Flashcards in Proteinuria Deck (15):
How is proteinuria defined microscopically?
• Early morning collection
○ P:Cr ratio > 20mg/mmol
○ Albumin:Cr ratio > 3.5mg/mmol
How does proteinuria affect renal prognosis?
• Quantity of protein equates to renal prognosis, except for in the case of minimal-change disease.
Compare features of nephrotic vs nephritic syndrome.
1. Proteinuria (>3.5g/24h)
2. Hypoalbuminaemia (30mg/L)
3. Oedema - everywhere, pitting, non-dependent oedema
5. (Only a small increase in BP)
6. 🐝 Fatty casts in urine
7. Filtration normal
1. High BP**
2. Macroscopic haematuria
4. Raised serum Cr
5. 🐝red cell casts
- Filtration abnormal
- Mild proteinuria and mild oedema only
What is the most common cause of nephrotic syndrome in children? What is the buzz word for it?
Minimal change GN - swelling/puffy face: responsive to steroids
Outline causes of nephrotic syndrome in children
• Idiopathic nephrotic syndrome
○ Minimal change disease (85%)
○ Focal segmental glomerulosclerosis (10-15%)
• Non-idiopathic (rare):
○ Secondary: SLE, HSP, MPGN
○ Membranous nephropathy
○ Congenital nephrotic syndrome
What is the classic presentation for minimal change GN?
2-10 years, atopic, triggered by infection
Outline where oedema can occur/what it can lead to, and thus outline mild-mod-severe oedema.
• Or associated weight gain/poor urine output/dizziness
• Mild (subtle peri-orbital region, scrotum or labia)
• Moderate with peripheral pitting oedema of the limbs and sacrum.
• Severe with gross limb oedema, ascites and pleural effusions.
What are the possible complications of nephrotic syndrome?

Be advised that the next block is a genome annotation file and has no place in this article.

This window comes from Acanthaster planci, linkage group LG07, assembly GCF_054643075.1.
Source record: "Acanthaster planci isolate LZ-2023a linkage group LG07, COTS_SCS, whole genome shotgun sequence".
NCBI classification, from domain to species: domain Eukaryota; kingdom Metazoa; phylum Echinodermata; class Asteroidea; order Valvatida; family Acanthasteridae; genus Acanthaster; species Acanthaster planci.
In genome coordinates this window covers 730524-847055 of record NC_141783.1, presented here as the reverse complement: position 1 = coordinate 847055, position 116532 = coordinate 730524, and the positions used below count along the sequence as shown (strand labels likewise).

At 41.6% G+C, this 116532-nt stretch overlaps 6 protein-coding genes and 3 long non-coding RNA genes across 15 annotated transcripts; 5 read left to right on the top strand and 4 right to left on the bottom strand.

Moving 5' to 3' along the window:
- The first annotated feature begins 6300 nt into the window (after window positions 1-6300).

• Infection (especially susceptible to encapsulated bacteria)
- Cellulitis from gross oedema with skin compromise
- Spontaneous bacterial peritonitis – abdominal pain, fever, nausea/vomiting, rebound tenderness
• Thrombosis: DVT, PE, renal vein thrombosis, cerebral vein thrombosis
What are some DDx for nephrotic syndrome?
- Cardiac failure
- Liver failure
- Protein losing enteropathy causing oedema
What are some Rx used in managing nephrotic syndrome?
1. Steroids - underlying cause (course 6 weeks with weaning
2. Symptoms: albumin and frusemide IV
• Albumin causes brief increased plasma oncotic pressure
• Then quickly give frusemide to help the kidneys flush it out
3. Prevention of complications:
• Penicillin (prevents infection)
• Aspirin (clotting)
• Ranitidine (prevents gastritis)
• (Na + fluid moderation)
What percentage of INS will respond to steroids? What is important to remember about steroid-sensitive nephritic syndrome?
- 90% INS respond to steroids
- SSNS 80% chance of relapse
What is important to educate a family about re: nephrotic syndrome management?
• Amount of water can drink and salt restriction
• How to do urine dipstick - daily (rec even for 1-2 years post-remission)
• Steroids during infection to prevent relapse
• Vaccinations usually wait until after steroid, except pneumococcal and flu
What are some common causes of nephritic syndrome in children?
e.g. SLE, IgA, post-streptococcal glomerulonephritis
- how long following URTI
- Ix results
• 2-4 weeks following strep skin/throat infection
• Positive streptococcal serology
• Low C3, possibly normal C4
• Rarely need biopsy
• Rx: frusemide